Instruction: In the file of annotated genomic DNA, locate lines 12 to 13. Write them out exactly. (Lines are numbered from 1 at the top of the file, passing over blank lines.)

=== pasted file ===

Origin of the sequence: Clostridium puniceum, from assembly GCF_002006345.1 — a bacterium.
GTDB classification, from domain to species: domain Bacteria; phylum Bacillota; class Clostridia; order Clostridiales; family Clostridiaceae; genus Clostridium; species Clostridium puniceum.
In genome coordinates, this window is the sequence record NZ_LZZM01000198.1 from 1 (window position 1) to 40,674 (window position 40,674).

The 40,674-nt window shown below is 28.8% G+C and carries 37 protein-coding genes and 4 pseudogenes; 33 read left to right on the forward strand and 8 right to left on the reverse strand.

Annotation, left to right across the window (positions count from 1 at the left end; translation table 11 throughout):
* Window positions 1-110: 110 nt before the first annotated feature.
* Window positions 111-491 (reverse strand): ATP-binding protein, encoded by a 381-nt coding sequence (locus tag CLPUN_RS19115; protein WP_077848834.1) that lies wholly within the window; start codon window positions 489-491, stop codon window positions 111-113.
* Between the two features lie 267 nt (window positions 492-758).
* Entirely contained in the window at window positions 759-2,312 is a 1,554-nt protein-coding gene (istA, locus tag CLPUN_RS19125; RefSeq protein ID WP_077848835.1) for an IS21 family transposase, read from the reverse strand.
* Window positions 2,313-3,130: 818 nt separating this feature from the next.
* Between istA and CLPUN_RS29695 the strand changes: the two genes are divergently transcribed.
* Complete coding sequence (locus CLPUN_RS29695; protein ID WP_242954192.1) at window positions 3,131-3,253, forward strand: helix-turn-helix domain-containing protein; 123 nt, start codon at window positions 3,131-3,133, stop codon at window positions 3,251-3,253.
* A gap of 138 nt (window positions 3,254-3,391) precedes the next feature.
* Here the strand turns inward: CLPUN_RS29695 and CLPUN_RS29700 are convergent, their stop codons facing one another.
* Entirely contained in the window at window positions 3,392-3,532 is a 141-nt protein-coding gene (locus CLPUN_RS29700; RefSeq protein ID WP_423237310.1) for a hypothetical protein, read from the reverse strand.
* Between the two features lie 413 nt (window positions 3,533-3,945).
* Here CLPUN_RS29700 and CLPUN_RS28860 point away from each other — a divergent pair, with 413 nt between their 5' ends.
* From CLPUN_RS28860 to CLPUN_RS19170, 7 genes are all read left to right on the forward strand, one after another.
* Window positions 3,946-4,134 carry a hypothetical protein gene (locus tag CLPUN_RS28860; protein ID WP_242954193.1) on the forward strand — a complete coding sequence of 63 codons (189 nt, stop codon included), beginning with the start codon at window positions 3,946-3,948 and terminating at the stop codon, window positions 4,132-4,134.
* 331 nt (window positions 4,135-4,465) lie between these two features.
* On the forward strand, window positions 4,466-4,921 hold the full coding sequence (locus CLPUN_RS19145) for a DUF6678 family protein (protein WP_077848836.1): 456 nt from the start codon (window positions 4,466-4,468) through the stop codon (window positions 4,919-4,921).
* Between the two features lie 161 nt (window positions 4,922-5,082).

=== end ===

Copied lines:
* Complete coding sequence (locus CLPUN_RS29695; protein ID WP_242954192.1) at window positions 3,131-3,253, forward strand: helix-turn-helix domain-containing protein; 123 nt, start codon at window positions 3,131-3,133, stop codon at window positions 3,251-3,253.
* A gap of 138 nt (window positions 3,254-3,391) precedes the next feature.